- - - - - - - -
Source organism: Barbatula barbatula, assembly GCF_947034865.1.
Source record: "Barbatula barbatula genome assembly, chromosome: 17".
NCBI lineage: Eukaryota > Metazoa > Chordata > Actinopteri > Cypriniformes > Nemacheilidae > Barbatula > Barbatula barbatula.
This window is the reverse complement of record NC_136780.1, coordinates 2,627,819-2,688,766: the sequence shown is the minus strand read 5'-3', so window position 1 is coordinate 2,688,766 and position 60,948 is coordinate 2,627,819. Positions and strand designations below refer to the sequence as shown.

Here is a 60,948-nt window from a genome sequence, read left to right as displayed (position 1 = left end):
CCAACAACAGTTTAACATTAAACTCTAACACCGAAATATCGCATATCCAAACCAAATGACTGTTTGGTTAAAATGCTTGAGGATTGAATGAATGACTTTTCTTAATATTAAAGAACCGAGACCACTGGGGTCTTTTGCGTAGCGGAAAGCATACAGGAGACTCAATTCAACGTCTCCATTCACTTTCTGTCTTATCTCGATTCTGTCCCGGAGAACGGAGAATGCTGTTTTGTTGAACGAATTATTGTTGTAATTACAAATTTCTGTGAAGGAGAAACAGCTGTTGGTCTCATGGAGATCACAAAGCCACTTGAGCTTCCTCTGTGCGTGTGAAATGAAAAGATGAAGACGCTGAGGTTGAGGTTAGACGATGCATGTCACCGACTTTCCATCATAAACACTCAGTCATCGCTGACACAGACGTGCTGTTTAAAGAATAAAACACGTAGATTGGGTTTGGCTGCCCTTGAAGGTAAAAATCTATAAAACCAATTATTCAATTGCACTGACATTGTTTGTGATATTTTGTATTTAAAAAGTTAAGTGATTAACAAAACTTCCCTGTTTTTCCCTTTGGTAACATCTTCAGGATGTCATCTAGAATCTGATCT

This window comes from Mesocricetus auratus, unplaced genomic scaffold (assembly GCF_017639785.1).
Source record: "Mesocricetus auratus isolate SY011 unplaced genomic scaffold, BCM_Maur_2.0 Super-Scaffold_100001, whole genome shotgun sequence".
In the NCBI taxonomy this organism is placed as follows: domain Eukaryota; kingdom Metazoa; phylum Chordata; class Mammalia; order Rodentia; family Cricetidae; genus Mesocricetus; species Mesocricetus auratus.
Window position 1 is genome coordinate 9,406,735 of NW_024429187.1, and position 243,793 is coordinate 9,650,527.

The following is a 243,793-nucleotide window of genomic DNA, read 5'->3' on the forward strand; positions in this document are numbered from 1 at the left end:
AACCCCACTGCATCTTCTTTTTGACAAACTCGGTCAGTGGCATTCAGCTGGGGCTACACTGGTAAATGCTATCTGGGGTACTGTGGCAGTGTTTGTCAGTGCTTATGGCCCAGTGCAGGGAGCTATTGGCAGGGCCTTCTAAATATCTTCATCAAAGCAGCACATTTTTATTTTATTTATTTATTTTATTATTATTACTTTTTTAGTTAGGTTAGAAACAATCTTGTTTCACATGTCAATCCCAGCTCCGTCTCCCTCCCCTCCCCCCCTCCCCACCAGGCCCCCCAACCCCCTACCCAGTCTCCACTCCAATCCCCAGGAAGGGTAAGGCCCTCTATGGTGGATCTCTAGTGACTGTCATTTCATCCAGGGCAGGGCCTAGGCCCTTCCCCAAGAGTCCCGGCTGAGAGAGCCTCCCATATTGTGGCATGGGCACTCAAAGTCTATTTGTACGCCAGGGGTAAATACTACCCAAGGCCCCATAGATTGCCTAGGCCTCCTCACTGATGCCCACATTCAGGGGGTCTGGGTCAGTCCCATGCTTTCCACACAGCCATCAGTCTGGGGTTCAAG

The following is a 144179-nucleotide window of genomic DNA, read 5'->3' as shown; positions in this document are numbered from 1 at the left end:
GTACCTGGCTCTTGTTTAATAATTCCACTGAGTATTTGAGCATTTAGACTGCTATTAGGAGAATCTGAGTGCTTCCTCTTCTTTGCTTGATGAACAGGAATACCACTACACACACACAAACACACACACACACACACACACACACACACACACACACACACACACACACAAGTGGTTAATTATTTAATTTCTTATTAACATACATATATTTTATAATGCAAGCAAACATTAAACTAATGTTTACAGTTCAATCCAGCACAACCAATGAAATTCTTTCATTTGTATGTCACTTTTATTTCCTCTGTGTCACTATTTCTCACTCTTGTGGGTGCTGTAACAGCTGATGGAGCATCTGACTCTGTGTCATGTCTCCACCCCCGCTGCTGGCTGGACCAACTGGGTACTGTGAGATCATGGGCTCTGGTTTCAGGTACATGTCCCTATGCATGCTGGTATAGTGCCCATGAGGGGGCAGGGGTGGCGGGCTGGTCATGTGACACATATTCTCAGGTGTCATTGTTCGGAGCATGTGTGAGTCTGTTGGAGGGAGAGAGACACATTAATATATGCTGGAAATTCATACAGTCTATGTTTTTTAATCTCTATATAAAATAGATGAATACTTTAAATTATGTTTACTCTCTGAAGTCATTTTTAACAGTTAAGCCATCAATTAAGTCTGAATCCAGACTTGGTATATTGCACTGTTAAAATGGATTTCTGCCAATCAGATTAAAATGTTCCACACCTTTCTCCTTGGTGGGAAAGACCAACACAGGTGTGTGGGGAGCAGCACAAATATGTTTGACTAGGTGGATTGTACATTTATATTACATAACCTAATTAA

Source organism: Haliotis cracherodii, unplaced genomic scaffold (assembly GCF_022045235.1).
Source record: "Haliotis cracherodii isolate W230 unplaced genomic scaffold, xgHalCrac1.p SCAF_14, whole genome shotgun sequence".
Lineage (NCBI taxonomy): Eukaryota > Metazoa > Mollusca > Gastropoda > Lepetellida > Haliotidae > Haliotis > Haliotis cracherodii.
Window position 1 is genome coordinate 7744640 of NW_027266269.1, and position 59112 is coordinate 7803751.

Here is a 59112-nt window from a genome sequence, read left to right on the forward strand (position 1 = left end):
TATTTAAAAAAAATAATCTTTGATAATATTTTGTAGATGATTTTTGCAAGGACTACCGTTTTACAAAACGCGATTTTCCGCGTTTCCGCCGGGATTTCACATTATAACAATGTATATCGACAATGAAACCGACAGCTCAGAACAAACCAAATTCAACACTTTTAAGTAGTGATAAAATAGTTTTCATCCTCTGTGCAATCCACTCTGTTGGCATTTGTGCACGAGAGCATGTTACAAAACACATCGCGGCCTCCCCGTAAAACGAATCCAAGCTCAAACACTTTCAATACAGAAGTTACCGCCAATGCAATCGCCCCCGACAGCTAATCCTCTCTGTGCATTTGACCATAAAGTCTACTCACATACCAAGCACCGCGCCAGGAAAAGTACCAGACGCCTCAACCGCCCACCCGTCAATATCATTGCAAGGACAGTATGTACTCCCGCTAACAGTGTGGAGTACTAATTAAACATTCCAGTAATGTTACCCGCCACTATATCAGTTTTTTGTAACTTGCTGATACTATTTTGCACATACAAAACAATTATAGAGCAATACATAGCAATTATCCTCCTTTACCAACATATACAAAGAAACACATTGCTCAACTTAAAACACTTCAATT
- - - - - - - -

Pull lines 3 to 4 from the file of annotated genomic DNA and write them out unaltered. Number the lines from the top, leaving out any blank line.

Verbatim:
NCBI lineage: Eukaryota > Metazoa > Chordata > Actinopteri > Cypriniformes > Nemacheilidae > Barbatula > Barbatula barbatula.
This window is the reverse complement of record NC_136780.1, coordinates 2,627,819-2,688,766: the sequence shown is the minus strand read 5'-3', so window position 1 is coordinate 2,688,766 and position 60,948 is coordinate 2,627,819. Positions and strand designations below refer to the sequence as shown.